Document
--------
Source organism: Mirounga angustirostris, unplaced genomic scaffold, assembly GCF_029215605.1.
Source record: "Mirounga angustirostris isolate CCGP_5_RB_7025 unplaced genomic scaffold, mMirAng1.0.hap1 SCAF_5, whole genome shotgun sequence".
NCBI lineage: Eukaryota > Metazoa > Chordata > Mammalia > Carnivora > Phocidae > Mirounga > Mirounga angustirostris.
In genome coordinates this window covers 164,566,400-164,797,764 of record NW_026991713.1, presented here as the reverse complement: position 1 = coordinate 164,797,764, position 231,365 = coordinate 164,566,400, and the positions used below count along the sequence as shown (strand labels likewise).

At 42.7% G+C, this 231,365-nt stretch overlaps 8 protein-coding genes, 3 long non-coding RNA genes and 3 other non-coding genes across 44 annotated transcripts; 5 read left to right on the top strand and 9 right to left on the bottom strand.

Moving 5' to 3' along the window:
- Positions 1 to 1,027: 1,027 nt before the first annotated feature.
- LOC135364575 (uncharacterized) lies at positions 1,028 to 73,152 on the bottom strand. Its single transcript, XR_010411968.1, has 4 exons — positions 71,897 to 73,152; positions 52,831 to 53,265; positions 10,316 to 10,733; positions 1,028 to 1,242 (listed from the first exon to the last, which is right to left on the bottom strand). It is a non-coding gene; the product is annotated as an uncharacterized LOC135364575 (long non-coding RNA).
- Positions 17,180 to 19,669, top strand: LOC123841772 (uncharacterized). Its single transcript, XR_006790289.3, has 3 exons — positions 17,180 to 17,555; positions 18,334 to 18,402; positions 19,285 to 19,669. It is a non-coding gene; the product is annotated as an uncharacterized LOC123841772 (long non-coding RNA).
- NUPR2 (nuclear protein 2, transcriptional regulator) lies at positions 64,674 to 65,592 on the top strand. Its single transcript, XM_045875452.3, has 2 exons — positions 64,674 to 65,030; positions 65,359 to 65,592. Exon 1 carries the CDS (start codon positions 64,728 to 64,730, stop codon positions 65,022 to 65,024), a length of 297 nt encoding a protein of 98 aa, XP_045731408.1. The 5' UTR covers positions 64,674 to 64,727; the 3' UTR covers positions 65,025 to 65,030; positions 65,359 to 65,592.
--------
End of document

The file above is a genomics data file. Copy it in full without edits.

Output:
Source organism: Mirounga angustirostris, unplaced genomic scaffold, assembly GCF_029215605.1.
Source record: "Mirounga angustirostris isolate CCGP_5_RB_7025 unplaced genomic scaffold, mMirAng1.0.hap1 SCAF_5, whole genome shotgun sequence".
NCBI lineage: Eukaryota > Metazoa > Chordata > Mammalia > Carnivora > Phocidae > Mirounga > Mirounga angustirostris.
In genome coordinates this window covers 164,566,400-164,797,764 of record NW_026991713.1, presented here as the reverse complement: position 1 = coordinate 164,797,764, position 231,365 = coordinate 164,566,400, and the positions used below count along the sequence as shown (strand labels likewise).

At 42.7% G+C, this 231,365-nt stretch overlaps 8 protein-coding genes, 3 long non-coding RNA genes and 3 other non-coding genes across 44 annotated transcripts; 5 read left to right on the top strand and 9 right to left on the bottom strand.

Moving 5' to 3' along the window:
- Positions 1 to 1,027: 1,027 nt before the first annotated feature.
- LOC135364575 (uncharacterized) lies at positions 1,028 to 73,152 on the bottom strand. Its single transcript, XR_010411968.1, has 4 exons — positions 71,897 to 73,152; positions 52,831 to 53,265; positions 10,316 to 10,733; positions 1,028 to 1,242 (listed from the first exon to the last, which is right to left on the bottom strand). It is a non-coding gene; the product is annotated as an uncharacterized LOC135364575 (long non-coding RNA).
- Positions 17,180 to 19,669, top strand: LOC123841772 (uncharacterized). Its single transcript, XR_006790289.3, has 3 exons — positions 17,180 to 17,555; positions 18,334 to 18,402; positions 19,285 to 19,669. It is a non-coding gene; the product is annotated as an uncharacterized LOC123841772 (long non-coding RNA).
- NUPR2 (nuclear protein 2, transcriptional regulator) lies at positions 64,674 to 65,592 on the top strand. Its single transcript, XM_045875452.3, has 2 exons — positions 64,674 to 65,030; positions 65,359 to 65,592. Exon 1 carries the CDS (start codon positions 64,728 to 64,730, stop codon positions 65,022 to 65,024), a length of 297 nt encoding a protein of 98 aa, XP_045731408.1. The 5' UTR covers positions 64,674 to 64,727; the 3' UTR covers positions 65,025 to 65,030; positions 65,359 to 65,592.